Here's an attempt at the implications this has. It's pretty hard to lose by having your King captured, so at least at my level, what can decide games is how safely gets their king further during the inevitable large trading of pawns that happens in the middle.
Knights move precisely the way they do because there whole concept is to be able to threaten any other piece without being threatened.
The knights movement is precisely designed to e the simplest movement possible that can fulfill this roll.
The knights ability to jump over pieces comes from the fact that there are always two ways for the knight to get to a square so no one piece can block a knight... I do understand that in theory 2 pieces could block a knight but that's the justification for its magical jumping ability.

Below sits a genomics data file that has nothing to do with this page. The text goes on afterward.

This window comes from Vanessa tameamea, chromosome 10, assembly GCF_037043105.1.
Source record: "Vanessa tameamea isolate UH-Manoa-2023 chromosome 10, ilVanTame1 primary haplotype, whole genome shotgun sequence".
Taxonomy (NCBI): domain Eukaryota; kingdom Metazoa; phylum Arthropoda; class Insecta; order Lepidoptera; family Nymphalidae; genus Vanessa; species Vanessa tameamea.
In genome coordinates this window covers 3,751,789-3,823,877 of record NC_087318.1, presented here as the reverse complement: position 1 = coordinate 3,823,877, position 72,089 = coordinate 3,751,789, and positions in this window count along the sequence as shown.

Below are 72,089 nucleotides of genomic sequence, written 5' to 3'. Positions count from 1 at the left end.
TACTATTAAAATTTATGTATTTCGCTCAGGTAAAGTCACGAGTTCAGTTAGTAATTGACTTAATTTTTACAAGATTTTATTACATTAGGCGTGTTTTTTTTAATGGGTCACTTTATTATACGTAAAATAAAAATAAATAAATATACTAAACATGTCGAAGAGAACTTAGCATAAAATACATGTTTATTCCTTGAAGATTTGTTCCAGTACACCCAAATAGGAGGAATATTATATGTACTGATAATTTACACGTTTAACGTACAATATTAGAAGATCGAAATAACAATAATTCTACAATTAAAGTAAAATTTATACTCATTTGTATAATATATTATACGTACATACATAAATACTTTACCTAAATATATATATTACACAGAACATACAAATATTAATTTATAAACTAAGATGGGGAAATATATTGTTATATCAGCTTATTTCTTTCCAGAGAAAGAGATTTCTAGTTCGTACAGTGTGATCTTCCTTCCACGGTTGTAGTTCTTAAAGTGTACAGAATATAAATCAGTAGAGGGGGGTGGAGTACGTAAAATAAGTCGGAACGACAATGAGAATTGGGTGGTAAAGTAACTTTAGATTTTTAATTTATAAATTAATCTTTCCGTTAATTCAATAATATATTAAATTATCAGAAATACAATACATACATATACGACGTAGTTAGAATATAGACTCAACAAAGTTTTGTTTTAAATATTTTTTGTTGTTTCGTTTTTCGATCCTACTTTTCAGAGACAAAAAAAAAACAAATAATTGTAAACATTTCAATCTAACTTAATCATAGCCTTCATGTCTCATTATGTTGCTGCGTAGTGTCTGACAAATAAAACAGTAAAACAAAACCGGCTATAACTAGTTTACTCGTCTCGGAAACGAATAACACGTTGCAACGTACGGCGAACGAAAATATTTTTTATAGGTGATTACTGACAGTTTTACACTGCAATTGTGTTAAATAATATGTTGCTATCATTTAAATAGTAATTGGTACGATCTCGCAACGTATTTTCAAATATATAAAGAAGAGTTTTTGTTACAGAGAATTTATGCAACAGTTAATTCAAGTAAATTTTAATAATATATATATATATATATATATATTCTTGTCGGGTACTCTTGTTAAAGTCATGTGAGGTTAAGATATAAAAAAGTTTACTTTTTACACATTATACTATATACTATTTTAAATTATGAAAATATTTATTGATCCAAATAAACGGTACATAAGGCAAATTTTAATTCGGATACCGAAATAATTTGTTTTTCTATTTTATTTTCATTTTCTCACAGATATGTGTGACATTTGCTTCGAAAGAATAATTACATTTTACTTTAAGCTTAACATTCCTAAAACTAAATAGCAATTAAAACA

I liked the way another commenter described it below: knights can move to the closest squares other pieces can't move to.
The code: https://lemoing.ca/scripts/knight.js
Just a bit of feedback in case you're thinking of doing similar articles in the future, which I hope you are, because this was fantastic.
I definitely appreciate the feedback! I'm hoping to write similar articles in the future so this is definitely helpful.
As a chess and chess variants player, who thinks about geometrical features of the game and pieces, especially the knight, one will have thought about most of the things described in that post, or they will seem immediately clear: "Yes ofc, that is because ...". However, if one is not a mathematician or looks at these things in detail, one might not have used the mathematical terminology or have known how to describe some criteria for a generalized knight reaching squares.